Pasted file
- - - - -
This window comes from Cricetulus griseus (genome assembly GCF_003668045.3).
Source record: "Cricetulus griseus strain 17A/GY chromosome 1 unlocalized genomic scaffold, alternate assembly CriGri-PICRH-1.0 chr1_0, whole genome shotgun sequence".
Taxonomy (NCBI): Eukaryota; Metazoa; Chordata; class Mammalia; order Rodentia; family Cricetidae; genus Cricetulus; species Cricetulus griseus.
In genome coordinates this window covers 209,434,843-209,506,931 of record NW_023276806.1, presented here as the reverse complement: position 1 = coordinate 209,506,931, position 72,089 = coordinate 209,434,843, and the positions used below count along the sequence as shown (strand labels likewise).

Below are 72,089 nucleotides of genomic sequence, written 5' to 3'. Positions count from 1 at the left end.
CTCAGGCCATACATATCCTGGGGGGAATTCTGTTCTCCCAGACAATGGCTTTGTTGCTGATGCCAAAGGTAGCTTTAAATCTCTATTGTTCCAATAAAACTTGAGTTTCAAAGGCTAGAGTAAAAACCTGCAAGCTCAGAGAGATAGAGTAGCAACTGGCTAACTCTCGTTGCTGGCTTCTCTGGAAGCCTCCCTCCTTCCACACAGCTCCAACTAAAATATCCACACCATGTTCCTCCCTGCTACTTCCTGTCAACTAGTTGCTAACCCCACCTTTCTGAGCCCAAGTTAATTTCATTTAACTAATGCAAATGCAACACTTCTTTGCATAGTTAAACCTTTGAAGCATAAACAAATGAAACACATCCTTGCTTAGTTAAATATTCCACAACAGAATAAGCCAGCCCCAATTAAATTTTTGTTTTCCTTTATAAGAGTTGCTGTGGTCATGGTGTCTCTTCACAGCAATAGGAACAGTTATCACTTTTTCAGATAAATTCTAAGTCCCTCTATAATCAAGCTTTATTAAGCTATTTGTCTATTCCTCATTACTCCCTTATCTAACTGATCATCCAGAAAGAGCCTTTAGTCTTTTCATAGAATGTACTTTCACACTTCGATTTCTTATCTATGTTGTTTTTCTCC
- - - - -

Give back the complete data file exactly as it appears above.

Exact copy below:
This window comes from Cricetulus griseus (genome assembly GCF_003668045.3).
Source record: "Cricetulus griseus strain 17A/GY chromosome 1 unlocalized genomic scaffold, alternate assembly CriGri-PICRH-1.0 chr1_0, whole genome shotgun sequence".
Taxonomy (NCBI): Eukaryota; Metazoa; Chordata; class Mammalia; order Rodentia; family Cricetidae; genus Cricetulus; species Cricetulus griseus.
In genome coordinates this window covers 209,434,843-209,506,931 of record NW_023276806.1, presented here as the reverse complement: position 1 = coordinate 209,506,931, position 72,089 = coordinate 209,434,843, and the positions used below count along the sequence as shown (strand labels likewise).

Below are 72,089 nucleotides of genomic sequence, written 5' to 3'. Positions count from 1 at the left end.
CTCAGGCCATACATATCCTGGGGGGAATTCTGTTCTCCCAGACAATGGCTTTGTTGCTGATGCCAAAGGTAGCTTTAAATCTCTATTGTTCCAATAAAACTTGAGTTTCAAAGGCTAGAGTAAAAACCTGCAAGCTCAGAGAGATAGAGTAGCAACTGGCTAACTCTCGTTGCTGGCTTCTCTGGAAGCCTCCCTCCTTCCACACAGCTCCAACTAAAATATCCACACCATGTTCCTCCCTGCTACTTCCTGTCAACTAGTTGCTAACCCCACCTTTCTGAGCCCAAGTTAATTTCATTTAACTAATGCAAATGCAACACTTCTTTGCATAGTTAAACCTTTGAAGCATAAACAAATGAAACACATCCTTGCTTAGTTAAATATTCCACAACAGAATAAGCCAGCCCCAATTAAATTTTTGTTTTCCTTTATAAGAGTTGCTGTGGTCATGGTGTCTCTTCACAGCAATAGGAACAGTTATCACTTTTTCAGATAAATTCTAAGTCCCTCTATAATCAAGCTTTATTAAGCTATTTGTCTATTCCTCATTACTCCCTTATCTAACTGATCATCCAGAAAGAGCCTTTAGTCTTTTCATAGAATGTACTTTCACACTTCGATTTCTTATCTATGTTGTTTTTCTCC